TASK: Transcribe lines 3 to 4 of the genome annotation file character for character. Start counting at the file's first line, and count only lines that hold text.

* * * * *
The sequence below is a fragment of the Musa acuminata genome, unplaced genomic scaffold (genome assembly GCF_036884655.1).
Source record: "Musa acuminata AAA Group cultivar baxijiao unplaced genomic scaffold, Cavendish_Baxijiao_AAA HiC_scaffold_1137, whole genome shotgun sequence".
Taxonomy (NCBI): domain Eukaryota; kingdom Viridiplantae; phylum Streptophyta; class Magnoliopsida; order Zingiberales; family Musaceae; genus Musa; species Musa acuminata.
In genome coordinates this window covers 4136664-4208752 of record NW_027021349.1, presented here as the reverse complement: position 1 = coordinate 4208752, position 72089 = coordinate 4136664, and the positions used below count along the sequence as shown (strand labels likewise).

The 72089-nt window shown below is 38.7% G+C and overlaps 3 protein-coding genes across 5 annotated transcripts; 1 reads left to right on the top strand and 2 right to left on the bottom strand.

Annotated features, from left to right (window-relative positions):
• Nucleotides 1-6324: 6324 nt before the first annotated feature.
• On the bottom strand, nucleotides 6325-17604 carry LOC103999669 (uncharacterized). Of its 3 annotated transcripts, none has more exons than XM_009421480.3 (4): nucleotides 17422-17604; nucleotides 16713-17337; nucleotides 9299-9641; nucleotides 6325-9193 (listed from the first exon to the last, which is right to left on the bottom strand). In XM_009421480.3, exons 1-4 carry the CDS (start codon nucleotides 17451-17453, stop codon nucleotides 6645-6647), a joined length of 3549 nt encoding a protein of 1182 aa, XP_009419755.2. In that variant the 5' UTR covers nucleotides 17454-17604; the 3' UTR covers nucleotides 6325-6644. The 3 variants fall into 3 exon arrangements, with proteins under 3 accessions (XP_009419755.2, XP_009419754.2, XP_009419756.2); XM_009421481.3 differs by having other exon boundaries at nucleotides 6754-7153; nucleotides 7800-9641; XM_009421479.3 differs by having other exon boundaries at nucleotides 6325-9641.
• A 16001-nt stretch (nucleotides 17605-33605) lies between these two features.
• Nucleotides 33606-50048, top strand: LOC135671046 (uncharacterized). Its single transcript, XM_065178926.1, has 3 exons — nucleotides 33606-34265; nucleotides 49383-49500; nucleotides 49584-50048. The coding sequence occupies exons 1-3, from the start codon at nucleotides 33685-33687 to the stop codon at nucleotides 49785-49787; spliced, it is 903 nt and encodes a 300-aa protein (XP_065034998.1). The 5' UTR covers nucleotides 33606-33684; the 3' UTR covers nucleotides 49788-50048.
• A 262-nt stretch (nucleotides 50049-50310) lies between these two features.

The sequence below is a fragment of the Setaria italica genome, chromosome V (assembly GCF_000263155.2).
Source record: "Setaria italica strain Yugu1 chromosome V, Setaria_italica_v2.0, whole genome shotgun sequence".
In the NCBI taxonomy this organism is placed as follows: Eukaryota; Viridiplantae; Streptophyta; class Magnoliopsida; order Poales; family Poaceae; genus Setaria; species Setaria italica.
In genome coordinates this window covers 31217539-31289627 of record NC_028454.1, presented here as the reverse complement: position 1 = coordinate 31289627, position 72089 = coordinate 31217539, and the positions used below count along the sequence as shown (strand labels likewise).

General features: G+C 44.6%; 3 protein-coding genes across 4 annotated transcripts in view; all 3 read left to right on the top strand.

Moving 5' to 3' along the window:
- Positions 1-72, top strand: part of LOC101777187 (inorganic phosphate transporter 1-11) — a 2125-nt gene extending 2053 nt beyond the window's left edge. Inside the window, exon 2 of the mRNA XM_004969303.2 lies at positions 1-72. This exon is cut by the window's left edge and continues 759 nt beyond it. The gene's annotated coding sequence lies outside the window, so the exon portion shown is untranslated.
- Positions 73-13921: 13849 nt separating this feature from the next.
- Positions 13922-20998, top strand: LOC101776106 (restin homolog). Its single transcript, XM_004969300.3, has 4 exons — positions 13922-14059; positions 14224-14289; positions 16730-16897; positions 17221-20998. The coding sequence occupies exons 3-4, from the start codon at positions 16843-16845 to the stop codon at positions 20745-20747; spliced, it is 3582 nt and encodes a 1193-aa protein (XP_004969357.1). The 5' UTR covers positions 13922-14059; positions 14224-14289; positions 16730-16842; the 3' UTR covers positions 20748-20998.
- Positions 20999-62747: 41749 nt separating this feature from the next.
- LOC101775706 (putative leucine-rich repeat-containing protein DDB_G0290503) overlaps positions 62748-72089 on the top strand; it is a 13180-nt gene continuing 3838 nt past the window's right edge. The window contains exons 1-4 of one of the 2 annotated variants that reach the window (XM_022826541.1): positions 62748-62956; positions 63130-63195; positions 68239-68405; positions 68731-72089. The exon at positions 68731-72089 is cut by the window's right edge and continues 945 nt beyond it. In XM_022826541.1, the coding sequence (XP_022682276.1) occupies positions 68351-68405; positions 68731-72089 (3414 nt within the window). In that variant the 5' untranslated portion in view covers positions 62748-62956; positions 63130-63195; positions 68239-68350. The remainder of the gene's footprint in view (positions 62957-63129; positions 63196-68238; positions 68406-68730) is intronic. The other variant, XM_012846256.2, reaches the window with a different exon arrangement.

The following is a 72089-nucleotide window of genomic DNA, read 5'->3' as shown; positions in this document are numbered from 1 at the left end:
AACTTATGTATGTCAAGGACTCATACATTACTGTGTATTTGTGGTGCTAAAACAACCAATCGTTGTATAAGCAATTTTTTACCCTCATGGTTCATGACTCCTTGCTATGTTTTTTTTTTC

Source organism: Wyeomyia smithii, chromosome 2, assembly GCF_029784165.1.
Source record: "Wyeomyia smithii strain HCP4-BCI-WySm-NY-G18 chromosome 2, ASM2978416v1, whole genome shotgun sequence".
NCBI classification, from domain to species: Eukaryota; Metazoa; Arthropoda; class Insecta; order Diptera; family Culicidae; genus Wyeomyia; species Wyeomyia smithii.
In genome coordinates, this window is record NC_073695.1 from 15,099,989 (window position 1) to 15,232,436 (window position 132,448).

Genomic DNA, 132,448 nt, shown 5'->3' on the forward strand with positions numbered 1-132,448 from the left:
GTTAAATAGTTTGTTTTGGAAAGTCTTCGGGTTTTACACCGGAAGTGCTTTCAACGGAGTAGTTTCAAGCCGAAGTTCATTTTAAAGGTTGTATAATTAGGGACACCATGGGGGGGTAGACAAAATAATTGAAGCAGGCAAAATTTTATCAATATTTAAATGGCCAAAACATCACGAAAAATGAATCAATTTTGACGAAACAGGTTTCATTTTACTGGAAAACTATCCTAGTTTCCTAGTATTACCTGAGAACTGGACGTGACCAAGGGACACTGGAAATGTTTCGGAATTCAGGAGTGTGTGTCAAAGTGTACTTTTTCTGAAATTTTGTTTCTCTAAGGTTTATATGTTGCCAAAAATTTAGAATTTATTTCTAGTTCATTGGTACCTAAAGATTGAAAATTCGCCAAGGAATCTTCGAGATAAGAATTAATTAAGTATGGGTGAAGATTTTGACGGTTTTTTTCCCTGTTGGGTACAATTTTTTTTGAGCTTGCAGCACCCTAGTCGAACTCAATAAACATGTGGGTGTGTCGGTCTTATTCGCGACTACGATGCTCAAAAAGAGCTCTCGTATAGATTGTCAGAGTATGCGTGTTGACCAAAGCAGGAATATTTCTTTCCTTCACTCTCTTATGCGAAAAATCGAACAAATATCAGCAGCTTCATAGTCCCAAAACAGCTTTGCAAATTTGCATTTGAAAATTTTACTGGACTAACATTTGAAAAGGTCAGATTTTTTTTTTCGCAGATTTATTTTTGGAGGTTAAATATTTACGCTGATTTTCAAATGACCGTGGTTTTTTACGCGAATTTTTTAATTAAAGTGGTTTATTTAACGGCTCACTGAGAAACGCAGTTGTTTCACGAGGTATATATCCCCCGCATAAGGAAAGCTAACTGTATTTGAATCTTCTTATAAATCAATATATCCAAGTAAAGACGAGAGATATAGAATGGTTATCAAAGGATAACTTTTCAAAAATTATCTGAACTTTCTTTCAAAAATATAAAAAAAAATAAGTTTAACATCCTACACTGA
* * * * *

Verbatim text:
Taxonomy (NCBI): domain Eukaryota; kingdom Viridiplantae; phylum Streptophyta; class Magnoliopsida; order Zingiberales; family Musaceae; genus Musa; species Musa acuminata.
In genome coordinates this window covers 4136664-4208752 of record NW_027021349.1, presented here as the reverse complement: position 1 = coordinate 4208752, position 72089 = coordinate 4136664, and the positions used below count along the sequence as shown (strand labels likewise).